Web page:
Phase transitions drive the formation of vesicular stomatitis virus replication compartments

Bianca S. Heinrich, Zoltan Maliga, David A. Stein, Anthony A. Hyman, Sean P.J. Whelan

Research output: Contribution to journalArticlepeer-review

94 Scopus citations


RNA viruses that replicate in the cell cytoplasm typically concentrate their replication machinery within specialized compartments. This concentration favors enzymatic reactions and shields viral RNA from detection by cytosolic pattern recognition receptors. Nonsegmented negative-strand (NNS) RNA viruses, which include some of the most significant human, animal, and plant pathogens extant, form inclusions that are sites of RNA synthesis and are not circumscribed by a membrane. These inclusions share similarities with cellular protein/RNA structures such as P granules and nucleoli, which are phase-separated liquid compartments. Here we show that replication compartments of vesicular stomatitis virus (VSV) have the properties of liquid-like compartments that form by phase separation. Expression of the individual viral components of the replication machinery in cells demonstrates that the 3 viral proteins required for replication are sufficient to drive cytoplasmic phase separation. Therefore, liquid-liquid phase separation, previously linked to organization of P granules, nucleolus homeostasis, and cell signaling, plays a key role in host-pathogen interactions. This work suggests novel therapeutic approaches to the problem of combating NNS RNA viral infections. IMPORTANCE RNA viruses compartmentalize their replication machinery to evade detection by host pattern recognition receptors and concentrate the machinery of RNA synthesis. For positive-strand RNA viruses, RNA replication occurs in a virus-induced membrane-associated replication organelle. For NNS RNA viruses, the replication compartment is a cytoplasmic inclusion that is not circumscribed by a cellular membrane. Such structures were first observed in the cell bodies of neurons from humans infected with rabies virus and were termed Negri bodies. How the replication machinery that forms this inclusion remains associated in the absence of a membrane has been an enduring mystery. In this article, we present evidence that the VSV replication compartments form through phase separation. Phase separation is increasingly recognized as responsible for cellular structures as diverse as processing bodies (P-bodies) and nucleoli and was recently demonstrated for rabies virus. This article further links the fields of host-pathogen interaction with that of phase separation.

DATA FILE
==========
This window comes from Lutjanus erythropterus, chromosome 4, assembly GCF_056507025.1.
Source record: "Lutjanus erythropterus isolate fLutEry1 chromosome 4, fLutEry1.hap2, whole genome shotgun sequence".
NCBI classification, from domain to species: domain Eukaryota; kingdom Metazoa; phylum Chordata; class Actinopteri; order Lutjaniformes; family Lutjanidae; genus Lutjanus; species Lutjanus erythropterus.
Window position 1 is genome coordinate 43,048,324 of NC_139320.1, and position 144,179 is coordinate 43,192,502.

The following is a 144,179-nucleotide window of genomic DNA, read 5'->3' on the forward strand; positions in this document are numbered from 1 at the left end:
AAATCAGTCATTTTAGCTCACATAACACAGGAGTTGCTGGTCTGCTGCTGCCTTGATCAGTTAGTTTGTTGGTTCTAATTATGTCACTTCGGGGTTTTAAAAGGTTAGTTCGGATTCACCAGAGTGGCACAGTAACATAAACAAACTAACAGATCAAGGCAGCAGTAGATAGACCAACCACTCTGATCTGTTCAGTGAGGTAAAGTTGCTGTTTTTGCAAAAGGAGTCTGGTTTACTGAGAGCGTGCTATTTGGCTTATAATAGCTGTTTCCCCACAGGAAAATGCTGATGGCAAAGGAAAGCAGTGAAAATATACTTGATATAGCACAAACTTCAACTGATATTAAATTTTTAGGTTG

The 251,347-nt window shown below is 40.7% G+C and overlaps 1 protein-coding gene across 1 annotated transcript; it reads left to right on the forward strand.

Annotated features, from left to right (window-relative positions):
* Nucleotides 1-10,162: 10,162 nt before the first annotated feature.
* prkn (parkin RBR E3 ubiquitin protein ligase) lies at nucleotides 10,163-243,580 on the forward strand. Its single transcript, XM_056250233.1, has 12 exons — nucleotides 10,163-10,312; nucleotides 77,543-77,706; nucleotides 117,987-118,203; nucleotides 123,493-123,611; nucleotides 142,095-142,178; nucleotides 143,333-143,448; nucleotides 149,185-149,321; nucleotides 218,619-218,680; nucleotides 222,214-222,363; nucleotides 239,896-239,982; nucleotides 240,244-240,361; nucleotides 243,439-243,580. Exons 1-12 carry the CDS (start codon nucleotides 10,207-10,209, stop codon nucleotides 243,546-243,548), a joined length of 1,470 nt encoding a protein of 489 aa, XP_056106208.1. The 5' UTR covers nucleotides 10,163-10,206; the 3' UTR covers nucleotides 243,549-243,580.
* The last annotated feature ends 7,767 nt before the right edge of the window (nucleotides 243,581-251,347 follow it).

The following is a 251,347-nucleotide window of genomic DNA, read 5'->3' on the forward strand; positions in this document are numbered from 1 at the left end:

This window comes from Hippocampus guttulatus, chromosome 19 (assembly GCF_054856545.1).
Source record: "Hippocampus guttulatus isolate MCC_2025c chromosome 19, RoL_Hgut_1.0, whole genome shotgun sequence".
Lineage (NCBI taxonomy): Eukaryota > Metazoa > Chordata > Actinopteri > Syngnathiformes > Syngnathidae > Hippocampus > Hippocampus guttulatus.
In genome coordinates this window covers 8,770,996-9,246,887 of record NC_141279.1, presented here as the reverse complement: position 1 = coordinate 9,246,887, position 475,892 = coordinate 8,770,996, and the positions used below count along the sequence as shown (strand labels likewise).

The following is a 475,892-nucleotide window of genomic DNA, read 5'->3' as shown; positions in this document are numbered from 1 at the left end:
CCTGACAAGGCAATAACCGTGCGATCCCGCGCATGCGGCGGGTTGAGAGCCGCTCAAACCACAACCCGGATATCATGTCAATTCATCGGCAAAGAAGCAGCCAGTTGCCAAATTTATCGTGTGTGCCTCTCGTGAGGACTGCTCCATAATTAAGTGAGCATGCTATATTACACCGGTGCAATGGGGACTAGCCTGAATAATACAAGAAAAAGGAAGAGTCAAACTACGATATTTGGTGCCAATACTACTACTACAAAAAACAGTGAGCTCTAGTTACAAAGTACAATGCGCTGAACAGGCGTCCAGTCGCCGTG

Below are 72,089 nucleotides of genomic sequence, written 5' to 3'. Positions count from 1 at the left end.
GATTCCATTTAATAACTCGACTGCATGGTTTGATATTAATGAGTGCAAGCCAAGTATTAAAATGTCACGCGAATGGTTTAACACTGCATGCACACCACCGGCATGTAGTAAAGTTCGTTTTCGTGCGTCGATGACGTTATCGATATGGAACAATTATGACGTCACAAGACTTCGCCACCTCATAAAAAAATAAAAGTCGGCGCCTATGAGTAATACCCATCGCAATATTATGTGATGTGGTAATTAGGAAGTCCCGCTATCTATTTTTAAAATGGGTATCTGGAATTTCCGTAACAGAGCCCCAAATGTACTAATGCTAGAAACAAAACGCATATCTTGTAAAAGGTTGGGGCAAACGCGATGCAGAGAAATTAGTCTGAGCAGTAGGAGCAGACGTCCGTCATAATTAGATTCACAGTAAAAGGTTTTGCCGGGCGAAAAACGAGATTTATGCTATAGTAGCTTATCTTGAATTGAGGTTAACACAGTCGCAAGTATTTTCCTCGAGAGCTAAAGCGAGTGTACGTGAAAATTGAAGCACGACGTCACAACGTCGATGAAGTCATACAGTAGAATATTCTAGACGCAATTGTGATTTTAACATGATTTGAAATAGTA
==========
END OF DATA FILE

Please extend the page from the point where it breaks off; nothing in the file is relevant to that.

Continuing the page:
Original languageEnglish
Article numbere02290-17
Issue number5
StatePublished - Sep 1 2018


  • Negative-strand RNA virus
  • Phase separation
  • Rhabdovirus
  • Viral replication
  • Viroplasm
  • Virus-host interactions


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